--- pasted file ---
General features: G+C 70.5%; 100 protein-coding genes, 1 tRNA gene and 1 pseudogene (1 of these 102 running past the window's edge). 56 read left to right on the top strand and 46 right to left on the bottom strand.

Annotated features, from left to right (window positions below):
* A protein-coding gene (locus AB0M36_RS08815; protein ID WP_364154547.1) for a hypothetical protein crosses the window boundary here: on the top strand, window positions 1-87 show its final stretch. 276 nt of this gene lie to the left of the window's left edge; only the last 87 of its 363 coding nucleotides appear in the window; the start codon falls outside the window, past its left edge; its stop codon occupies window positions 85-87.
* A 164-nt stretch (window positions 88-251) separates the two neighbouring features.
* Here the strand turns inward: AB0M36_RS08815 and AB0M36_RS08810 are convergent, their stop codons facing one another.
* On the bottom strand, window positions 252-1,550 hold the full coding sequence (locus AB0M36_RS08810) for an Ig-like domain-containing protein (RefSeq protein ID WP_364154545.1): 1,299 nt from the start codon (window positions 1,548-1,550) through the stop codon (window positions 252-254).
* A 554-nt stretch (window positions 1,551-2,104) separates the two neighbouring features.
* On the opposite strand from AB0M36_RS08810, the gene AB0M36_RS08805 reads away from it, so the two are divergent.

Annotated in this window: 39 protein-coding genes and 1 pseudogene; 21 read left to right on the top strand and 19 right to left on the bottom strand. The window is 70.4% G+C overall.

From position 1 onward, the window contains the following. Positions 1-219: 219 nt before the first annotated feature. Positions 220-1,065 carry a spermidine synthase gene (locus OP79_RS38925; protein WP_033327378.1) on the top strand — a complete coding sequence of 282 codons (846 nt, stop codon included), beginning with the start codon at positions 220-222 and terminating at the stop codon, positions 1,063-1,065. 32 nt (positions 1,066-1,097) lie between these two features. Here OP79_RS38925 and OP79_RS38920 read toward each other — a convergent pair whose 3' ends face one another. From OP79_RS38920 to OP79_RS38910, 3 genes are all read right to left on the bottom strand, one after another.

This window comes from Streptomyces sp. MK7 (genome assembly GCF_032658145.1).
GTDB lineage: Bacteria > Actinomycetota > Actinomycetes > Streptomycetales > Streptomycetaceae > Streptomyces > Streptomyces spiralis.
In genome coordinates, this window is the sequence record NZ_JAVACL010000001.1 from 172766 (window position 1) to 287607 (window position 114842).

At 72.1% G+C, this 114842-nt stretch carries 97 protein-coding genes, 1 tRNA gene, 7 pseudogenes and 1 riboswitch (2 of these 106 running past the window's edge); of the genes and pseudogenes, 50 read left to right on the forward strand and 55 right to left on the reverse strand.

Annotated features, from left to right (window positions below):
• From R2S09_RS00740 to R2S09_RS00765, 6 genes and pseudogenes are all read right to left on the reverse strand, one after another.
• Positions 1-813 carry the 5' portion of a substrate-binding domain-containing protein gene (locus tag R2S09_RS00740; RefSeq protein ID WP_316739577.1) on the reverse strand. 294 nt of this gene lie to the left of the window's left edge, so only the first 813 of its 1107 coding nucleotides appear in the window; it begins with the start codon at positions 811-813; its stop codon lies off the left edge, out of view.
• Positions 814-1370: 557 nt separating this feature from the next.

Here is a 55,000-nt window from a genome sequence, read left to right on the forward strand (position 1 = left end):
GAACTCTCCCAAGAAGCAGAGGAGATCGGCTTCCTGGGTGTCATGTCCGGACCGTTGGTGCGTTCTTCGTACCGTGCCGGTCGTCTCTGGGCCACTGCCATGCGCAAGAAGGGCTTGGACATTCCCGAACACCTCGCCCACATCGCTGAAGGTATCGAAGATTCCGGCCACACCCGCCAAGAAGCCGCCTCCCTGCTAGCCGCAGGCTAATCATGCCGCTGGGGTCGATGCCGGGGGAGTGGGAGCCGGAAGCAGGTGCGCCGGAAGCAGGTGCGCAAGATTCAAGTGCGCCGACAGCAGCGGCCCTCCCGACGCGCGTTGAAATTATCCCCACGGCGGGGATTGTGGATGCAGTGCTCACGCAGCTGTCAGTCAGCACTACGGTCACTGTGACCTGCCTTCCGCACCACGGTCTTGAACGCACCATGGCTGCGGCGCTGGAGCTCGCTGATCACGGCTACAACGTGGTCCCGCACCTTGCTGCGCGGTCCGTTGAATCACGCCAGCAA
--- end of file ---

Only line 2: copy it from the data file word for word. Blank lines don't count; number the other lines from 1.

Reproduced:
Annotated features, from left to right (window positions below):